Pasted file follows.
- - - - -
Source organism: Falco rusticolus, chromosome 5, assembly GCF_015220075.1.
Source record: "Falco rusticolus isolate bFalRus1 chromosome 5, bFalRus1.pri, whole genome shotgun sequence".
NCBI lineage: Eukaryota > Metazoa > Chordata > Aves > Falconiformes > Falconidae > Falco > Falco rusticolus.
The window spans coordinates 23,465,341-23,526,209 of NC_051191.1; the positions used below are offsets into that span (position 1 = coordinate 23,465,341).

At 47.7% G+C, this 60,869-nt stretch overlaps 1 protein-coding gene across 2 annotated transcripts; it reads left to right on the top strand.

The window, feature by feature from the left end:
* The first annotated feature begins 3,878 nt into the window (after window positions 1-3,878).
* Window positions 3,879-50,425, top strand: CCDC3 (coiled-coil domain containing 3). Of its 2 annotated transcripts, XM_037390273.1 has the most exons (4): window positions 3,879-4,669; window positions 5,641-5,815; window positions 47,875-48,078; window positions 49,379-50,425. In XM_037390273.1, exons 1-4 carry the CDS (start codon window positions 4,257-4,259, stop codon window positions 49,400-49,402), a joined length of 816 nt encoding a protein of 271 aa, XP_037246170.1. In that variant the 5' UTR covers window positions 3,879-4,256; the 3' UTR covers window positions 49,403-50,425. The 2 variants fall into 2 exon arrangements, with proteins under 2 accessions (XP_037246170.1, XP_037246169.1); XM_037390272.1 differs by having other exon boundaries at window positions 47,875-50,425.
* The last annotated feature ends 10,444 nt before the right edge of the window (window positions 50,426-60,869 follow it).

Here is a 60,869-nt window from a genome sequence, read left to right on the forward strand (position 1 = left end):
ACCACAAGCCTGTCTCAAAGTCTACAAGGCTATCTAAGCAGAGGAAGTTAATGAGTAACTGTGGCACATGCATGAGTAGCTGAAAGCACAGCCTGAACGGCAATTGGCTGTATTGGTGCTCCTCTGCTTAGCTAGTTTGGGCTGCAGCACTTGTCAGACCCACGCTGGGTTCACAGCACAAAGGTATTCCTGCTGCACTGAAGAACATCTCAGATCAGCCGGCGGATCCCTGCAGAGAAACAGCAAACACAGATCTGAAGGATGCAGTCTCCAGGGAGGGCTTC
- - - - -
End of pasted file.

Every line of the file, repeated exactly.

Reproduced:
Source organism: Falco rusticolus, chromosome 5, assembly GCF_015220075.1.
Source record: "Falco rusticolus isolate bFalRus1 chromosome 5, bFalRus1.pri, whole genome shotgun sequence".
NCBI lineage: Eukaryota > Metazoa > Chordata > Aves > Falconiformes > Falconidae > Falco > Falco rusticolus.
The window spans coordinates 23,465,341-23,526,209 of NC_051191.1; the positions used below are offsets into that span (position 1 = coordinate 23,465,341).

At 47.7% G+C, this 60,869-nt stretch overlaps 1 protein-coding gene across 2 annotated transcripts; it reads left to right on the top strand.

The window, feature by feature from the left end:
* The first annotated feature begins 3,878 nt into the window (after window positions 1-3,878).
* Window positions 3,879-50,425, top strand: CCDC3 (coiled-coil domain containing 3). Of its 2 annotated transcripts, XM_037390273.1 has the most exons (4): window positions 3,879-4,669; window positions 5,641-5,815; window positions 47,875-48,078; window positions 49,379-50,425. In XM_037390273.1, exons 1-4 carry the CDS (start codon window positions 4,257-4,259, stop codon window positions 49,400-49,402), a joined length of 816 nt encoding a protein of 271 aa, XP_037246170.1. In that variant the 5' UTR covers window positions 3,879-4,256; the 3' UTR covers window positions 49,403-50,425. The 2 variants fall into 2 exon arrangements, with proteins under 2 accessions (XP_037246170.1, XP_037246169.1); XM_037390272.1 differs by having other exon boundaries at window positions 47,875-50,425.
* The last annotated feature ends 10,444 nt before the right edge of the window (window positions 50,426-60,869 follow it).

Here is a 60,869-nt window from a genome sequence, read left to right on the forward strand (position 1 = left end):
ACCACAAGCCTGTCTCAAAGTCTACAAGGCTATCTAAGCAGAGGAAGTTAATGAGTAACTGTGGCACATGCATGAGTAGCTGAAAGCACAGCCTGAACGGCAATTGGCTGTATTGGTGCTCCTCTGCTTAGCTAGTTTGGGCTGCAGCACTTGTCAGACCCACGCTGGGTTCACAGCACAAAGGTATTCCTGCTGCACTGAAGAACATCTCAGATCAGCCGGCGGATCCCTGCAGAGAAACAGCAAACACAGATCTGAAGGATGCAGTCTCCAGGGAGGGCTTC